Catholic nuns have been the primary targets in a series of 39 attacks on at least 27 separate religious outposts in Haiti since November 2014, according to a report. Authorities have yet to determine the motive behind the attacks, though the individuals responsible have repeatedly robbed convents of valuables and singled out nuns for physical violence.
The attacks against members of the Catholic Church have occurred throughout Haiti in six regional departments, according to an exclusive report by the Miami Herald. There have been unconfirmed reports that rapes occurred during some of the assaults, which have yet to directly result in a death but have often led to serious injury.
“Some communities have been hit three, four times,” said Herve Zamor of Conference Haitienne des Religieuses, which coordinates Catholic groups that work in Haiti. “These are communities that don’t have money. There has to be another reason. We believe there is a hidden motivation behind it. What? I don’t know.”
Haitian police said last week they had arrested five members of the gang responsible for carrying out the attacks and continue to search for an additional 10 gang members. Authorities assert the gang attacked nuns because they have no means of self-defense. “For [gang members], they only deal with their Bibles, their rosaries,” police spokesman Gary Desrosiers told the Herald.
Critics have questioned whether police have actually dismantled the gang responsible for the attacks, the cause of which remains a source of debate. It’s possible the violence was politically-motivated, given Haiti’s tense climate ahead of long-delayed elections later this year, as well as the Catholic Church’s prominent standing in the nation.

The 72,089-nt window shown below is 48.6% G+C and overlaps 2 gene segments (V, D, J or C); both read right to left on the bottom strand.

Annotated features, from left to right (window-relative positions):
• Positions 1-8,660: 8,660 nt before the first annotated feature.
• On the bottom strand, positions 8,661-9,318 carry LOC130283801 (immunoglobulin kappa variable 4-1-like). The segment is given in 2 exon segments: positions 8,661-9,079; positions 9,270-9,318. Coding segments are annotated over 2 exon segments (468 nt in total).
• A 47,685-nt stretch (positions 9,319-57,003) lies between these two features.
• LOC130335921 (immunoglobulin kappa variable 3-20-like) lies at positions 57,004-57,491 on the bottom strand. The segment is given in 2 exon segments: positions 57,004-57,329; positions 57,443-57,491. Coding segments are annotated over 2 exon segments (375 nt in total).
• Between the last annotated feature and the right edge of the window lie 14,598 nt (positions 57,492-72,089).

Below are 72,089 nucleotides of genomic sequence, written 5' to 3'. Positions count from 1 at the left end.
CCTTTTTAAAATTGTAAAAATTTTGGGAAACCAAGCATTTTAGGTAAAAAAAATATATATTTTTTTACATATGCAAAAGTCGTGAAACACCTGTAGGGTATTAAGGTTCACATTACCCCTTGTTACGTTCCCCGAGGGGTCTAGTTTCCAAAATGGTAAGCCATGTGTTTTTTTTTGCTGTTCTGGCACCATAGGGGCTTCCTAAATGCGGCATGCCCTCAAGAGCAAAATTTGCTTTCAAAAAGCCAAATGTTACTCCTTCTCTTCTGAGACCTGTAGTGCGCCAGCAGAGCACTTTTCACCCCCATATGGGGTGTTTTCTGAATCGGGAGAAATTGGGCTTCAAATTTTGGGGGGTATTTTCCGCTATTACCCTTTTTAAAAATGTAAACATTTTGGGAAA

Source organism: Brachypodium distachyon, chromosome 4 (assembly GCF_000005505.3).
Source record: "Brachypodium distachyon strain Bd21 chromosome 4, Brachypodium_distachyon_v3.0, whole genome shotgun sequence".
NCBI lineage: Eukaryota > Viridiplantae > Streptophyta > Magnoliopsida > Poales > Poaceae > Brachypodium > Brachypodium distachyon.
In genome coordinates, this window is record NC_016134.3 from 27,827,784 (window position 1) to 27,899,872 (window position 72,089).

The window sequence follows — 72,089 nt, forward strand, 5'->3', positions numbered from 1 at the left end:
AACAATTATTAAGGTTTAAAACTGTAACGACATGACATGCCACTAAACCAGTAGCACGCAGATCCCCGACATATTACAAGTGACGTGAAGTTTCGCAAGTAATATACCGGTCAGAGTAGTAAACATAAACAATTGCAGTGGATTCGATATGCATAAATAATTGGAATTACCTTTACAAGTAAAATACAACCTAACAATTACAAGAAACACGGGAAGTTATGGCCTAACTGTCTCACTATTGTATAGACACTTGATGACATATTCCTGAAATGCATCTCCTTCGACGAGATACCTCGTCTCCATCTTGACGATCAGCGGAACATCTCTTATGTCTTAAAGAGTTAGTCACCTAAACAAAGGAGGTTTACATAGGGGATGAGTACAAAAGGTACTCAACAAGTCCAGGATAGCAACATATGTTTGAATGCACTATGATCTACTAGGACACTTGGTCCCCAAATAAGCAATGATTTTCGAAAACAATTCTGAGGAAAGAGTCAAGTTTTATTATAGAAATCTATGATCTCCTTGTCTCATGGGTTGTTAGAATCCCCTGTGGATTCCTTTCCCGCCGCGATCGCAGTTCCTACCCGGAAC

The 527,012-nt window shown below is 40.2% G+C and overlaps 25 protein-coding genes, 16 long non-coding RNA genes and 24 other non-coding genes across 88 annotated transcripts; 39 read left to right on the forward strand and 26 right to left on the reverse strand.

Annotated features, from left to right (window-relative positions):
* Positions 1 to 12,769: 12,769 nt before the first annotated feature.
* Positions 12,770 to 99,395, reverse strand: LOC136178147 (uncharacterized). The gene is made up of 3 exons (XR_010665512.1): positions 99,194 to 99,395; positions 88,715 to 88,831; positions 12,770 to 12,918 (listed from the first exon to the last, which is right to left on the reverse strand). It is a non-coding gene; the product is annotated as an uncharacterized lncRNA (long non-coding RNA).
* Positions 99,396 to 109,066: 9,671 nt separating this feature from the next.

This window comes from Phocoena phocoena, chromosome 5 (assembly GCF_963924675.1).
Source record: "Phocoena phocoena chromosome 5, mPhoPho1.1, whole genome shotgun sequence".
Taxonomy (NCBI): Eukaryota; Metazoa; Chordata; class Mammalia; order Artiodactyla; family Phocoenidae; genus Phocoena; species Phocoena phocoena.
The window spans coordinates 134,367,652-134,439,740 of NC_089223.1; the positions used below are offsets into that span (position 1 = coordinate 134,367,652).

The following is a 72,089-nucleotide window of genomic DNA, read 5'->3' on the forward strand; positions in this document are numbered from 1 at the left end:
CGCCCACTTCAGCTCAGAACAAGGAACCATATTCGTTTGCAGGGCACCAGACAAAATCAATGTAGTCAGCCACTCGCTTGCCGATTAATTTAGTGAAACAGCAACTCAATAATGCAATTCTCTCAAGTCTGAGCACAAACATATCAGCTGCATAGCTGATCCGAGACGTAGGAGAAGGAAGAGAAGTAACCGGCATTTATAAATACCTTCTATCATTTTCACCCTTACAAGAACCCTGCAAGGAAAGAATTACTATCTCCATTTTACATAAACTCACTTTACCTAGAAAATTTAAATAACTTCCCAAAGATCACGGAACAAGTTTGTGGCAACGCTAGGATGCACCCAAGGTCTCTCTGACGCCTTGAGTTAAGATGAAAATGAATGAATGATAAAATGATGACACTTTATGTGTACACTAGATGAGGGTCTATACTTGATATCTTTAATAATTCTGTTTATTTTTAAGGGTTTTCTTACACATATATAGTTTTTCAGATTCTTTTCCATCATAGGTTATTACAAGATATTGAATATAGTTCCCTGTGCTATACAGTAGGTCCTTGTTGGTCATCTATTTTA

“It’s really hard to believe and I can’t figure out what’s really going on,” said William O’Neil, a human rights layer in Haiti. “It seems like it’s something more than pure robbery. But what and who is behind it, who knows?”
Haiti’s next presidential election will be held on Oct. 25, while votes on the nation’s chamber of deputies and the majority of its Senate seats will be held Aug. 9, Haiti’s electoral council said earlier this month. Haiti has not held a Senate election since May 2012. Former Prime Minister Laurent Lamothe was forced to step down in January amid widespread protests after Haiti failed to hold elections as scandals.
The looming elections, as well as a recent increase in social tensions and protests, led Haitian President Michel Martelly to ask the United Nations to delay its planned reduction of its peacekeeping mission in Haiti.
“At the same time, the Haitian government would appreciate there be a bolstered [U.N.] police presence as well as a bolstered presence on the ground for increased support for the Haitian National Police and stronger participation in the daily task of security and protection of civilians,” Haiti’s United Nations ambassador Denis Regis said March 18, according to the Herald.